Almost all students have a very positive attitude to mathematics and are keen to do well. They respond best when given opportunities to discuss their mathematics and be more actively involved in lessons. This does not happen in all lessons and students report that they sometimes spend too long working from textbooks and worksheets emulating the methods and
techniques they have been shown by their teacher…

An over-reliance on textbook-based approaches sometimes results in students’ fragmented experience of the mathematics curriculum…

Too great a reliance is placed on pathways through textbook schemes to meet the needs of different groups of students.

The King David High School, Ofsted 2012–13 subject survey inspection programme: mathematics

An improvement in the teaching is teachers’ reduced reliance on textbooks and worksheets. A recently acquired textbook-based scheme of work still forms the basis of teachers’ planning but is being adapted more readily to suit pupils’ needs. The school has rightly identified that Key Stage 2 pupils would benefit from more opportunities to learn and practise skills in exciting, real-life contexts.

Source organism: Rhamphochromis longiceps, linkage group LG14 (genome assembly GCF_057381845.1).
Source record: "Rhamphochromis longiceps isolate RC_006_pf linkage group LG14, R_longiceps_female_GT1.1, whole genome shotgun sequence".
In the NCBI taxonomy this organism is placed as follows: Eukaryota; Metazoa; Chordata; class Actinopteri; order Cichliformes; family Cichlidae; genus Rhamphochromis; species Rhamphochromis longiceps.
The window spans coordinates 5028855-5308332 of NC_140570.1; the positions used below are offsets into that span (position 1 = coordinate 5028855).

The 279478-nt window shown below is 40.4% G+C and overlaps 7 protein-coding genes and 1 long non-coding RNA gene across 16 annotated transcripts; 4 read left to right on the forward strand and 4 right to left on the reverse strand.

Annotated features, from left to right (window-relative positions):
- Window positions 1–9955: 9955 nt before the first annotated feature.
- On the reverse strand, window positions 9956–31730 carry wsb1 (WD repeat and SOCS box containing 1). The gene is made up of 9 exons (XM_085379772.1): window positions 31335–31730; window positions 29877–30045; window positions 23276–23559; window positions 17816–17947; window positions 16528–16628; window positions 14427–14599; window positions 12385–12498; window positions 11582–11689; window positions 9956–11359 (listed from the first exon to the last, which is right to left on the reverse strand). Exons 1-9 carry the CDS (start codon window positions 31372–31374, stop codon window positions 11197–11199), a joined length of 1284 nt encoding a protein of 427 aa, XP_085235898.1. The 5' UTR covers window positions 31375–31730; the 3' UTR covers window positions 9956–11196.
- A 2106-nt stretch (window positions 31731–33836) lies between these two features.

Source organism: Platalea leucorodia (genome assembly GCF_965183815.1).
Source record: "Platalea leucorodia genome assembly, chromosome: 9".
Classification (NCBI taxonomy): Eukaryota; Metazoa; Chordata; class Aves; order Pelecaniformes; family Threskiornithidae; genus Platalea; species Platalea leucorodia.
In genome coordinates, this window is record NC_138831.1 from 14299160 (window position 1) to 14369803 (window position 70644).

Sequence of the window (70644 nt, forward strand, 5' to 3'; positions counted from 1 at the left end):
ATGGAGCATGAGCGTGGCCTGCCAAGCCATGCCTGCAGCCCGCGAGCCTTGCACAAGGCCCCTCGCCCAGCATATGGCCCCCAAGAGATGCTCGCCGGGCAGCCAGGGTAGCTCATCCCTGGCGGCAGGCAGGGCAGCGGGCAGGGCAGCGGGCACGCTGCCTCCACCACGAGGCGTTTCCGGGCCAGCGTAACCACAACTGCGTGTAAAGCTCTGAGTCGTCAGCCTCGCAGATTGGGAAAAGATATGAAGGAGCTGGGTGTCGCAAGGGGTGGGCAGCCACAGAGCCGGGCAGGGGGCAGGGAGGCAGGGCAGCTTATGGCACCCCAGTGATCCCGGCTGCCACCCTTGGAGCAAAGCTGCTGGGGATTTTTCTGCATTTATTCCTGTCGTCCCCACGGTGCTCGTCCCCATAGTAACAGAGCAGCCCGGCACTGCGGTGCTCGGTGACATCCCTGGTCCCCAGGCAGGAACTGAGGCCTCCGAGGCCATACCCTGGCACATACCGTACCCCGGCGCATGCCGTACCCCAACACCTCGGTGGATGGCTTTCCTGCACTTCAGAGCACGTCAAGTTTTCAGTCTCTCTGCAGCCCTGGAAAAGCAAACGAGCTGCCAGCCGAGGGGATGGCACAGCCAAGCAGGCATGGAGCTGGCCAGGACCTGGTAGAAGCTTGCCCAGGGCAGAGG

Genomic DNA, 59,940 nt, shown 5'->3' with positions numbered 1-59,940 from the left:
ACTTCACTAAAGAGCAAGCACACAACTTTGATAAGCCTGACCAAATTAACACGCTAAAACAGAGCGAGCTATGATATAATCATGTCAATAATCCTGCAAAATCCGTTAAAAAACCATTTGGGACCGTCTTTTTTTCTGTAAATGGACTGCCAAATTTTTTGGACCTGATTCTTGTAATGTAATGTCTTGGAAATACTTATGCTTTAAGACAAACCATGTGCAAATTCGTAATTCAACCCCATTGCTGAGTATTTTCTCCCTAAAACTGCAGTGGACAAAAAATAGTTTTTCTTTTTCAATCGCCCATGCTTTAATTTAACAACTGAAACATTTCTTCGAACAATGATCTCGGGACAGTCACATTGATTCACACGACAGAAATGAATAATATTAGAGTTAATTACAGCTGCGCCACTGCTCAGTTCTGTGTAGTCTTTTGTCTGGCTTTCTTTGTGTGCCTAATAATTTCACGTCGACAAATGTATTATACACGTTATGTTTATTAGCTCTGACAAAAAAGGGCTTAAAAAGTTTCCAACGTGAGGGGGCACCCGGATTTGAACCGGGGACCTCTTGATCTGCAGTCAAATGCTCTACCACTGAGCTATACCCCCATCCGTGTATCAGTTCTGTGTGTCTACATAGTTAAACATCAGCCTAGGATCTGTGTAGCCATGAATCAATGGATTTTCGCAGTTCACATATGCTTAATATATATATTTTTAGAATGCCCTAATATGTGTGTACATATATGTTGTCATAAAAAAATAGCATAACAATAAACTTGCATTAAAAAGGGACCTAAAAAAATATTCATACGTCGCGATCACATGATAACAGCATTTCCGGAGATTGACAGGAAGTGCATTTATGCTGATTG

Holy Trinity CofE Primary School, Ofsted 2010–11 subject survey inspection programme: mathematics

Martin Fitzgerald, mathematics coordinator, is responsible for the work of the team of 12 teachers. He works closely with Derek. He emphasises that the department ‘… now works at the opposite end of the spectrum from “text-book lessons”. The danger with that approach was that pupils seemed to be making secure progress because they became adept at answering the questions, but they were seldom able to make that all-important massive jump when asked to apply their learning in real situations. An over-reliance on textbooks kills any hope of realising high expectations because it leads to pupils becoming dependent on the teacher. We knew we had to move on from that.’

OFSTED good practice report, Allenbourn Middle School, January 2012.

I could go on.